Open areas to the right and left of roads and transport routes are being increasingly used as sites for solar parks in Germany. This project aims to research the extent to which they can still function as natural environments and habitats in order to connect existing habitats to each other. The possible barrier effect and other potential conflicts will be studied in order to help to plan future solar parks in harmony with nature conservation.
The aim of the project is to study the opportunities and conflict potential of various existing ground-mounted photovoltaic systems along regional transport routes in terms of habitat connectivity. Are ground-mounted photovoltaic systems (GM-PV) suitable as habitats? What significance do they have in terms of the permeability of the countryside for various primarily terrestrial species and animal habitat types? A planning aid for this has been developed in five work packages
First the current development status of ground-mounted GM-PV systems is quantified and mapped using a GIS analysis. This method allows e.g. previous losses of nature conservation areas and regional concentration spots to be balanced out.
In the next step, the study describes the current types of PV systems and identifies the relevant determining factors and areas as well as their potential positive and negative effects for reconnecting habitats along roads.
The indicator-supported field studies carried out in the third step demonstrate the connection potential or spatial barrier of selected GM-PV systems. This permits a survey of the site-related determining factors such as e.g. enclosure fencing, use, vegetation structure of the areas or coverage of the ground by solar modules and, where possible, a quantitative or qualitative description.
The results of this analysis are then evaluated in the fourth work package on the basis of various types of animal ecology habitat types (mobility, space requirement, habitat linkage).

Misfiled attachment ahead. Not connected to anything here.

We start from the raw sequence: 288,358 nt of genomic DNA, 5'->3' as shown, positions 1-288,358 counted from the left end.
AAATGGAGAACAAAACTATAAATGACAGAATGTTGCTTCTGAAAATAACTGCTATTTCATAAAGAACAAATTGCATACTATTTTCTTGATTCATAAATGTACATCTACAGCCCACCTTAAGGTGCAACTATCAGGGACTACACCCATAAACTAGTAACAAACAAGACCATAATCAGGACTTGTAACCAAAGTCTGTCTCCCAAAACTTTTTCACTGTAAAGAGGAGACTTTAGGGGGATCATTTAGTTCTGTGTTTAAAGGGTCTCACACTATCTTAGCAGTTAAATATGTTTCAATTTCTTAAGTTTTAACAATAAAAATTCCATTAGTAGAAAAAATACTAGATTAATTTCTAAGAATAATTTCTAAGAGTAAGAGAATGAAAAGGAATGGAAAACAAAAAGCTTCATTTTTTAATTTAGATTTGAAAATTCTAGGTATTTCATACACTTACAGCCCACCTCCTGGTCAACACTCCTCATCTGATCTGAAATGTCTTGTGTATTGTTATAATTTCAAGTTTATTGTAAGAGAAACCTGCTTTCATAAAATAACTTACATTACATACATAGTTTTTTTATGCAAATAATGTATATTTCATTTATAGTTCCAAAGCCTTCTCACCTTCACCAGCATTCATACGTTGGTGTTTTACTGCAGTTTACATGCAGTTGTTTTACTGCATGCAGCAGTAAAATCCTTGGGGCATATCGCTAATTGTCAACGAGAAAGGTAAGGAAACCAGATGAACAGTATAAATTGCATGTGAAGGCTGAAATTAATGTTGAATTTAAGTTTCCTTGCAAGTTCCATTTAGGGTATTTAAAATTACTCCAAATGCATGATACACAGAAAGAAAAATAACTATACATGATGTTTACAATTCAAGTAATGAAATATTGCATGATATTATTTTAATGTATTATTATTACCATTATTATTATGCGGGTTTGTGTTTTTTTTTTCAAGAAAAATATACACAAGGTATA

In the fifth and final work package, specific recommendations for action will be derived from the results obtained. These are intended to be of practical use as planning aids e.g. for site planning.
Using aerial photographs, ground-mounted photovoltaic systems along motorways and railways were surveyed over the whole of Germany and classified in terms of their location. Overlaps with protected areas and habitat networks for woodlands, large mammals and both dry and wet open habitats were analysed and potential consequences derived in relation to biotope connectivity.
A total of 455 PV systems were recorded. The average area of the GM-PV system was 6.58 ha. 45% of sites were in Bavaria where there were particularly small systems of approx. 5 ha. In Brandenburg, on the other hand, a few large plants were recorded with an average size of 17 ha. 251 systems (55%) had a minimum distance of less than 50 m to the road or rail route. FFH sites were recorded in the surroundings (1000 m radius) of 152 PV systems, bird protection areas (SPA) at 86 PV sites and nature reserves at 57 PV sites. In addition, the majority of installations (93%) had spatial connections with functionally important areas of the habitat network (areas for biotope connectivity FBV, undissected functional areas UFR, ecological network axes). The majority of overlaps occurred with wet habitats (362 installations). In the German Central Uplands a large number of GM-PV systems had areas of the forest habitat network and habitat network for large mammals in their surroundings. Around 40% of GM-PV systems were in areas of habitat networks of dry open-land sites.
The potential impacts of GM-PV systems on biotope connectivity must be evaluated in connection with specific sites and in relation to the ecological habitat type. Conflicts can arise through barrier effects (fences) or competition for land. On the other hand GM-PV systems, being relatively extensively used areas, could make a positive contribution as connective structures for species of open habitats.
Leibniz University Hannover
Institute for Environmental Planning (IUP)
Herrenhäuser Str. 2, 30419 Hannover
Prof. Dr. Michael Reich
Tel.: +49 511 762-4442
Federal Agency for Nature Conservation (BfN)
FG II 4.2 Impact regulation, traffic route planning
Alte Messe 6, 04103 Leipzig
Tel.: +49 341 30977 141
Wir benutzen Cookies, um Ihnen die Inhalte und Funktionen der Website bestmöglich darzustellen. Zudem verwenden wir ein statistisches Analysetool, um zu verstehen, auf welche Weise unsere Seite genutzt wird, um entsprechende Verbesserungen daran vorzunehmen. Wenn Sie keine Cookies akzeptieren, können Sie diese in Ihrem Browser deaktivieren sowie einen Opt-Out-Cookie hinterlegen, um die Speicherung von Nutzungsdaten zu verhindern. Einen entsprechenden Link finden Sie in unserer Datenschutzerklärung. Sie können dann immer noch unsere Website besuchen, Ihre Sitzung wird jedoch nicht ausgewertet. Mehr Informationen und Möglichkeit zur Deaktivierung.